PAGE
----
Hundreds of thousands of people rallied in Washington, D.C., on Saturday to express outrage at recent mass shootings in American schools, and to push Congress to enact stricter gun laws. But for many students in the U.S.—and especially students of color—gun violence at school isn’t the only problem. Rather, it’s the violence they face regularly in their homes and yards, in their neighborhoods and communities.
There hasn’t yet been a worldwide march focused on that kind of violence—so they made this one their own.
“I came all the way from Chicago to help change the violence that’s going on with school shootings,” said 16-year-old Kaiseona Lockhart. “And to let everyone know that there’s violence in Chicago.” Lockhart, who lives in Englewood, on Chicago’s south side, recently lost an uncle to gun violence. She’s part of a violence-prevention youth group affiliated with St. Sabina Church. “They’re trying to put us against each other. They’re trying to say that mass shootings and shootings, they don’t connect, but in reality, they both happen by a gun. We both want to change that.”
In the past month, the gun-control movement has found its voice in a ragtag group of eloquent, Twitter-savvy teenagers from suburban Florida. They survived the mass shooting at Marjory Stoneman Douglas High School this past Valentine’s Day that killed 17 of their peers and teachers and have since appeared on countless cable-news segments and magazine covers calling for stricter gun legislation.
Each of the recent mass shootings in the U.S. has followed a similar pattern—after the killings, there’s a nationwide pang of sadness, a hot flash of anger; but then, after several days of thoughts and prayer and Facebook debates, the conversation dies down. This one, though, seems to have had more staying power. That has a lot to do with the Parkland students themselves. “They’re photogenic and they’re loved by the media. They have a real message,” said David Hemenway, an economist and a professor of health policy at the Harvard T. H. Chan School of Public Health, in an interview on Friday. “They were born in the Columbine-era, so their whole lives … they have to be trained to protect themselves against mass-killings. It’s crazy.”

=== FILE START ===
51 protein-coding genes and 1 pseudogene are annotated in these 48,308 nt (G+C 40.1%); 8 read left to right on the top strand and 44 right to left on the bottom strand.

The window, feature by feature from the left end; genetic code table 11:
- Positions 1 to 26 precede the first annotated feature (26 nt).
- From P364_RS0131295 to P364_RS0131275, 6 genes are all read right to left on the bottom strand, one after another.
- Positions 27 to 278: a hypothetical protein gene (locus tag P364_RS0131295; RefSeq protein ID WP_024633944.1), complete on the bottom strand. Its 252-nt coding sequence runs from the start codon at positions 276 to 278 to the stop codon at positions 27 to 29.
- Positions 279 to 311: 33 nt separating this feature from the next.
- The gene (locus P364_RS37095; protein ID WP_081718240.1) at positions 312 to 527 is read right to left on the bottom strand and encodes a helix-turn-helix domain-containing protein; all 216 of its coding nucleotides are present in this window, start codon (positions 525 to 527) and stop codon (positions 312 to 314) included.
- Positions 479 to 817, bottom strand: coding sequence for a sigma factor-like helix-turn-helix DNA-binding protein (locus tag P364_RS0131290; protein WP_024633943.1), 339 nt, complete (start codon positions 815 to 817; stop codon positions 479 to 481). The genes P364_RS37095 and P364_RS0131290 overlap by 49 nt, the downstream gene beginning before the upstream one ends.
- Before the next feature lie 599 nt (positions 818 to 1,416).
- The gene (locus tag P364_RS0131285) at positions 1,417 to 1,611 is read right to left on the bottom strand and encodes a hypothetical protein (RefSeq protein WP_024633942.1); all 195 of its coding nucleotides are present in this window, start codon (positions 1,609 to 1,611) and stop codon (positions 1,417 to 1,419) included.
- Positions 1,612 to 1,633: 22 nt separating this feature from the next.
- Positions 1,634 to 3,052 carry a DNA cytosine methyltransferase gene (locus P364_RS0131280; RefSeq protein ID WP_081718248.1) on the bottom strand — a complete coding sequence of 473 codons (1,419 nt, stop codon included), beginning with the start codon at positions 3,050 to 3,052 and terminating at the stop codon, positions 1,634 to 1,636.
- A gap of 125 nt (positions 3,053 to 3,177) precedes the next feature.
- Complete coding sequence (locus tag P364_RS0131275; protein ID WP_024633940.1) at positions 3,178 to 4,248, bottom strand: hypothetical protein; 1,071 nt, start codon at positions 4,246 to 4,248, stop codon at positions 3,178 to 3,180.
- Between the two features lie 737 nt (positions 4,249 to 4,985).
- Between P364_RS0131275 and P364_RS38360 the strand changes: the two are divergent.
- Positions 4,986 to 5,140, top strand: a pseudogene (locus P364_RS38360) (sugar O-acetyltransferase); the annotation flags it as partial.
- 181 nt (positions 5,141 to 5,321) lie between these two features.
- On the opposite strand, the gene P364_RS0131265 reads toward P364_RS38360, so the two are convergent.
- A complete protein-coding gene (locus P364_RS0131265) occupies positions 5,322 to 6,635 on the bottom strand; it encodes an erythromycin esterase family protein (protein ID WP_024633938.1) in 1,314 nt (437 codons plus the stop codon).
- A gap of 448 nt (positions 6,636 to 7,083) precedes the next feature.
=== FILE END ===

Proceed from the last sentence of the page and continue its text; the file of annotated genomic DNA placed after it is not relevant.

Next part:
But mass shootings, we know by now, are only a small fraction of total gun deaths in the United States. Roughly 1,077 people have been killed in mass shootings since 1966—176 of them children and teenagers. In 2017 alone, Chicago had nearly 3,000 shooting incidents, and 3,457 shooting victims. Between 2006 and 2015, more than 14,500 people were shot in Philadelphia, a rate of one shooting every six hours. About 20 percent of firearm homicides occur in the country’s 25 largest cities. And within cities, the Centers for Disease Control found that black Americans are, on average, eight times more likely to be killed by guns than white Americans.
Black Lives Matter and other groups have been advocating for stricter gun laws similar to those the marchers are demanding for years. But one of the reasons the march has gotten so much attention has to do with where mass shootings typically take place. “The massacre gives the opportunity to do something about this,” Hemenway said, adding, “I think the power structure is mostly white, and when white people are killed, it gets a little more attention.”